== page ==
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On Oct. 11, for the first time in nearly 2½ years, the Boston Marathon will be run in person.

The outbreak of COVID-19 prompted officials to cancel the 2020 race and push the 2021 marathon back to October. While the runners will be back on the course, things might look a little different than in years past.

Here are all the details about this year’s marathon.

Marathon vaccination and mask rules

Athletes will need to either provide proof of vaccination or produce a negative COVID-19 test to participate. It is strongly recommended that all entrants, staff, and volunteers get vaccinated.

Masks will not be required while running the course, but will be required on participant transportation, in medical tents along the route, and in other areas in accordance with local guidelines.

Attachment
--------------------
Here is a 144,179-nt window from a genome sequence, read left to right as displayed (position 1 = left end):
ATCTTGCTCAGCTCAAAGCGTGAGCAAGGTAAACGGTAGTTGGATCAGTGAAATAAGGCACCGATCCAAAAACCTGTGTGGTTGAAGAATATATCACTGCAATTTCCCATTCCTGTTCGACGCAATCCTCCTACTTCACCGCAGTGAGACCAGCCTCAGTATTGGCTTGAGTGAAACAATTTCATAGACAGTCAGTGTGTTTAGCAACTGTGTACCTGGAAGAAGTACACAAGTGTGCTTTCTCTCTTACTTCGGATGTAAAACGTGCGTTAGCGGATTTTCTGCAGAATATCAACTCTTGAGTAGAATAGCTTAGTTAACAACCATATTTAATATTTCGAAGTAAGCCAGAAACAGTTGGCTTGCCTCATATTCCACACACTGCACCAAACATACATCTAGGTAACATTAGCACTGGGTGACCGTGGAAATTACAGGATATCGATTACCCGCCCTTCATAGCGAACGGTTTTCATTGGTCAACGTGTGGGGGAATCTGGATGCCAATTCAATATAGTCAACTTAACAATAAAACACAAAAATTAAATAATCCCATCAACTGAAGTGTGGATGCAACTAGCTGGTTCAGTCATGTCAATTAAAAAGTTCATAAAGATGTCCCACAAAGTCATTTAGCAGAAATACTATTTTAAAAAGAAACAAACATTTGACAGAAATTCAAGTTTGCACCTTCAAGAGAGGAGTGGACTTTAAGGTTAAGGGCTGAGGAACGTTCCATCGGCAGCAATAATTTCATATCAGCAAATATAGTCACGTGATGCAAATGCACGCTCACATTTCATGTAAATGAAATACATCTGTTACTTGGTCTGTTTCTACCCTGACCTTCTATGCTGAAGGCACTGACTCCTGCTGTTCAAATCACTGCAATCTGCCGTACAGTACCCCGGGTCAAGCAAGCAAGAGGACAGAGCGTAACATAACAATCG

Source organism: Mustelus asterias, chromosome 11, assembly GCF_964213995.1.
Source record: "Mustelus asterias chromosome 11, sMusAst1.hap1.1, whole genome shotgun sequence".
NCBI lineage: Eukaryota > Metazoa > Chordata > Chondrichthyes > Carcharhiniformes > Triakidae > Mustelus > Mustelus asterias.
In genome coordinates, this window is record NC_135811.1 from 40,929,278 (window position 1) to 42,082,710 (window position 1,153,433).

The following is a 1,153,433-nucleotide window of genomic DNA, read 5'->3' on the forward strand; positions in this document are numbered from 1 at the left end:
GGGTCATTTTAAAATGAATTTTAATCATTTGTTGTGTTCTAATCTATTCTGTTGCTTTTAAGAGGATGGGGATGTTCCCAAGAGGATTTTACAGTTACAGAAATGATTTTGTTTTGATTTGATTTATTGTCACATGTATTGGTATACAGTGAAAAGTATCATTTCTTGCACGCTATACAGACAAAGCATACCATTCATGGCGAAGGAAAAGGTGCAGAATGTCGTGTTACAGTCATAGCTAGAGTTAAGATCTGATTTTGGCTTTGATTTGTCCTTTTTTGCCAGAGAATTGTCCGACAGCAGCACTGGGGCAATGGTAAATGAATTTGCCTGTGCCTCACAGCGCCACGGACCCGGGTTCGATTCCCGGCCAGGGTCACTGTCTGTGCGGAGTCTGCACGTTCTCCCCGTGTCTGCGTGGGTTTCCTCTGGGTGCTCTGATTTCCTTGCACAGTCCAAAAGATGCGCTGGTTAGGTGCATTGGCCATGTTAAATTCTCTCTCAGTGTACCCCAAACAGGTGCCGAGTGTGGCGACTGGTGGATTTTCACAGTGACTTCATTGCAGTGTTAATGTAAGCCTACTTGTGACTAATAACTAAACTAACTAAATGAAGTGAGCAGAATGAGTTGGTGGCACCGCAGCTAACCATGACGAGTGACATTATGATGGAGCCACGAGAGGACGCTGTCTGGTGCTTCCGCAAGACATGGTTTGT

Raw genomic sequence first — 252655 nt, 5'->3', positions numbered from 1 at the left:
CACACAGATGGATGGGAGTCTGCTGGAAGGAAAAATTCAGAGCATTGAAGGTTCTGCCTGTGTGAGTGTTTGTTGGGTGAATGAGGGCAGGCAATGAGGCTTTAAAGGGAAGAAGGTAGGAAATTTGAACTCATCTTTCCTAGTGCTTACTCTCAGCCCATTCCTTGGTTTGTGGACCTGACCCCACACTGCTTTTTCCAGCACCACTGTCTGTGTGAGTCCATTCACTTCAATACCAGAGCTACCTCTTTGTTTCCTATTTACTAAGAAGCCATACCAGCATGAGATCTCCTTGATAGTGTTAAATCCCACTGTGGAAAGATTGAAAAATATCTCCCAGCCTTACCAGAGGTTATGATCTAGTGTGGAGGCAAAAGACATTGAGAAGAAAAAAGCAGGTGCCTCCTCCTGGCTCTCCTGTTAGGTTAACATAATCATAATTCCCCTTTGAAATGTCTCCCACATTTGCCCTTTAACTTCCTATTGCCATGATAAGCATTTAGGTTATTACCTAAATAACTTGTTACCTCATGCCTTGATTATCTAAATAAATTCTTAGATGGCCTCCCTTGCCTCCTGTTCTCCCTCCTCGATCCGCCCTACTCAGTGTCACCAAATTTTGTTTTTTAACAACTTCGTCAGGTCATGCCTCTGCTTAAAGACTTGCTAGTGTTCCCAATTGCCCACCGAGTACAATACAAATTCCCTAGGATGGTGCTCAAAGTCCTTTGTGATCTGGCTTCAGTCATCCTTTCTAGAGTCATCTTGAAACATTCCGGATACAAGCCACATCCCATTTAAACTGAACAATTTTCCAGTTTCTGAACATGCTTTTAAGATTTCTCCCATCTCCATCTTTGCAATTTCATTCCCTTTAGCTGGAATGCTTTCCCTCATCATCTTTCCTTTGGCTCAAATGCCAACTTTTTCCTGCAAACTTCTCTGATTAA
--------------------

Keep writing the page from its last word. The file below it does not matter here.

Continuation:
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Boston Marathon date and how to watch

Date: Monday, Oct. 11

TV: WBZ, NBC Sports Network

Live streams: CBS Boston or NBC Sports app

Entry list: Have a friend or family member running the race? Search the field of runners here.

Boston Marathon start times

The race will start about an hour earlier than usual for each group. There will be no “wave” times. Instead, participants will be assigned bus-loading times that correspond to their bib number/qualifying time, ensuring that they arrive in Hopkinton and start the race with runners around the same pace as each other.

8:02 a.m.: Men’s wheelchair

8:05 a.m.: Women’s wheelchair

8:30 a.m.: Handcycles and duos

8:37 a.m.: Elite men

8:45 a.m.: Elite women

8:50 a.m.: Para athletics divisions

9 a.m.: Rolling start for all other participants

Boston Marathon route

The route follows Route 135 from Main Street in Hopkinton and goes through Ashland, Framingham, and Natick, then into Wellesley. In Wellesley, it continues on Route 16 into Newton, where it turns right onto Commonwealth Avenue (Route 30) through the Newton Hills and bearing right at the reservoir onto Chestnut Hill Avenue. The route then turns left on Beacon Street, continuing into Kenmore Square before rejoining Commonwealth Avenue into the city. The final stretch sees the route turn right onto Hereford Street and left onto Boylston Street before finishing near the Hancock Tower in Copley Square. See a map of the course here.